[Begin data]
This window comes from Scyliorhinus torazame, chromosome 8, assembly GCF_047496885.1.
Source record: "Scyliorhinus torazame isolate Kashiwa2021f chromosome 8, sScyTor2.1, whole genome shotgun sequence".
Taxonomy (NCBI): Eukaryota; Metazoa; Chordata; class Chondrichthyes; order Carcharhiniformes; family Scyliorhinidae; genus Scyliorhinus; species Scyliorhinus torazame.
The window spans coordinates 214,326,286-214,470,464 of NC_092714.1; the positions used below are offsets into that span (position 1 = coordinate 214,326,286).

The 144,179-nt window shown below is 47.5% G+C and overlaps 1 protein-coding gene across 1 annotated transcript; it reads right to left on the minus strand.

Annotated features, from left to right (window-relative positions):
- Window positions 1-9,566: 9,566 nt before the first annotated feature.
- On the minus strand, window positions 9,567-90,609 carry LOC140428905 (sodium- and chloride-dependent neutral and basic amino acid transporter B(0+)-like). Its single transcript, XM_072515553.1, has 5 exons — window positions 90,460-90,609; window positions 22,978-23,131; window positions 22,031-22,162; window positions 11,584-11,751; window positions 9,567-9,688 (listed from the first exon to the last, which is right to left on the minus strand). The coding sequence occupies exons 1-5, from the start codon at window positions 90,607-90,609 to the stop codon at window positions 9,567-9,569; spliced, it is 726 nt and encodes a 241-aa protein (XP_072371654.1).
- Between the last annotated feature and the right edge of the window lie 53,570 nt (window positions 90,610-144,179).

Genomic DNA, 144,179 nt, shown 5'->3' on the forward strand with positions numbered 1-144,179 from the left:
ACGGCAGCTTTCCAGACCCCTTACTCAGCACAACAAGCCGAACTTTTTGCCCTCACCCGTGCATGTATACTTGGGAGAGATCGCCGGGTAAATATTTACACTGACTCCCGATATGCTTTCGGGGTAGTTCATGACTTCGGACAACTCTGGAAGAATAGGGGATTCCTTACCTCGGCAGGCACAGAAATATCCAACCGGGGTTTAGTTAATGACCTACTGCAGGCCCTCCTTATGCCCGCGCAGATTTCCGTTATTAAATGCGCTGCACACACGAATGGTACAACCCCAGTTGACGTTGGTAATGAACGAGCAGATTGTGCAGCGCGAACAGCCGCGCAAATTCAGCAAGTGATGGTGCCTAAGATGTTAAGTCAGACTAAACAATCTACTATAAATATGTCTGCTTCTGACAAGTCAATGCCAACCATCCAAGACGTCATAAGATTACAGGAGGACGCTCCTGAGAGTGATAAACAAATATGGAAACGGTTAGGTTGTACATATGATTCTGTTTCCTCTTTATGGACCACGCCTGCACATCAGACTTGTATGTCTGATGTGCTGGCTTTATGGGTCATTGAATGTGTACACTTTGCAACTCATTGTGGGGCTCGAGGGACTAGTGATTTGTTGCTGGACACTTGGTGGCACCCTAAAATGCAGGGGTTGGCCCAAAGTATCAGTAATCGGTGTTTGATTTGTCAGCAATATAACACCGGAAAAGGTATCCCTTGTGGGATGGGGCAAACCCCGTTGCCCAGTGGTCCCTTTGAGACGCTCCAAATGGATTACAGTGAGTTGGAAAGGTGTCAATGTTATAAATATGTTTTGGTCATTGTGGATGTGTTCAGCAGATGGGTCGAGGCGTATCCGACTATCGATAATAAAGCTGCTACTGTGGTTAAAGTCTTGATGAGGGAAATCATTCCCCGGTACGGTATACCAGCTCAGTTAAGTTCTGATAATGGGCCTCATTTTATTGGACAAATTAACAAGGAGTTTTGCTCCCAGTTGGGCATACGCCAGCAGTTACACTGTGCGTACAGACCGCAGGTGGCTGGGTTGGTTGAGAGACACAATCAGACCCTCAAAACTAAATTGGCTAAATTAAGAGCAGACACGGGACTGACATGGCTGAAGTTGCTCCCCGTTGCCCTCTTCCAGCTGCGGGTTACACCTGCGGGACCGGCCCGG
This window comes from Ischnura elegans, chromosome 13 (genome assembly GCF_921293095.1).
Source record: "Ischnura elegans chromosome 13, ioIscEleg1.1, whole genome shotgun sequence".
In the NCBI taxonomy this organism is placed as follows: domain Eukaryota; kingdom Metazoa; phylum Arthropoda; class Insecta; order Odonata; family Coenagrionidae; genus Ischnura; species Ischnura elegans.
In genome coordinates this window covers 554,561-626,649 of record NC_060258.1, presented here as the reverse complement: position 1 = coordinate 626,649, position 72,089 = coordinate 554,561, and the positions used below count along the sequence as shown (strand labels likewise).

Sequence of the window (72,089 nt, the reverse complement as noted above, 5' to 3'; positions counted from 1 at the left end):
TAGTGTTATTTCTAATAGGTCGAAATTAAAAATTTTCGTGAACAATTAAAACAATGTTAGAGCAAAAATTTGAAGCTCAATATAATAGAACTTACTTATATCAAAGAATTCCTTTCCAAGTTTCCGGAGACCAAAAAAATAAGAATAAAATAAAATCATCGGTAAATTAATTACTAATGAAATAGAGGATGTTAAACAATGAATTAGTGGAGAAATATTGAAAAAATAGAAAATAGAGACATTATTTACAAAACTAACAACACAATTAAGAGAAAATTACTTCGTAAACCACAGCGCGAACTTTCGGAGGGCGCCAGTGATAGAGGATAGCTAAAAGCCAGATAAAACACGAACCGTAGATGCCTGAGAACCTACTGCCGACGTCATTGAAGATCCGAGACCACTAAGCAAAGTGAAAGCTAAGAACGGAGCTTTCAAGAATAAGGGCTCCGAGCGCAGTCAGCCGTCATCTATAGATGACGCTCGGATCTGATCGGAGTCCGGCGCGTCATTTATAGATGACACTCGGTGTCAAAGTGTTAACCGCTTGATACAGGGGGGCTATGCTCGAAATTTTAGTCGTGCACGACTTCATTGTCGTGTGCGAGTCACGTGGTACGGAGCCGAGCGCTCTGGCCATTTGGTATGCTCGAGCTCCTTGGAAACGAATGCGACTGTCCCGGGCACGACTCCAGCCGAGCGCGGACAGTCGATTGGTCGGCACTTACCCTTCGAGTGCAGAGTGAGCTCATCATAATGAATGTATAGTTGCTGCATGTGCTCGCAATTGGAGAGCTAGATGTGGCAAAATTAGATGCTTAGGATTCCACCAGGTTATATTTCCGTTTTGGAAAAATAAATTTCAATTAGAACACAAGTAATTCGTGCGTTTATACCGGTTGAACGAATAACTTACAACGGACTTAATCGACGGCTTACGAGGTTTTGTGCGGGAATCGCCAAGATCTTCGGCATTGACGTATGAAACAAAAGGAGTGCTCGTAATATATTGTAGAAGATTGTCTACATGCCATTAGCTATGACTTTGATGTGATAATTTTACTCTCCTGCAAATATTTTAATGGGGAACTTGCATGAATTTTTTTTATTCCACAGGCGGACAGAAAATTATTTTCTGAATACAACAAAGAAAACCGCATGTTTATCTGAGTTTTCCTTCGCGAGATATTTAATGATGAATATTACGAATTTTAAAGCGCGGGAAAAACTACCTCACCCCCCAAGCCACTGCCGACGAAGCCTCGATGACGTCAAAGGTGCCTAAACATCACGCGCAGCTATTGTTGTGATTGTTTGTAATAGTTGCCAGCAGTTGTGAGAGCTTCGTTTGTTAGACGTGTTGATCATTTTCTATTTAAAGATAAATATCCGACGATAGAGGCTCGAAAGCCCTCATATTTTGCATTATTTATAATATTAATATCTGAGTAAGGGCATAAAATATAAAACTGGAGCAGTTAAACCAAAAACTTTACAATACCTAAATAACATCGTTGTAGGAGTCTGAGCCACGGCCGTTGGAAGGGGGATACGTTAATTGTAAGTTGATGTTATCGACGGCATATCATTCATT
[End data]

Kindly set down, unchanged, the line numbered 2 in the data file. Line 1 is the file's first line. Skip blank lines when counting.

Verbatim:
Source record: "Scyliorhinus torazame isolate Kashiwa2021f chromosome 8, sScyTor2.1, whole genome shotgun sequence".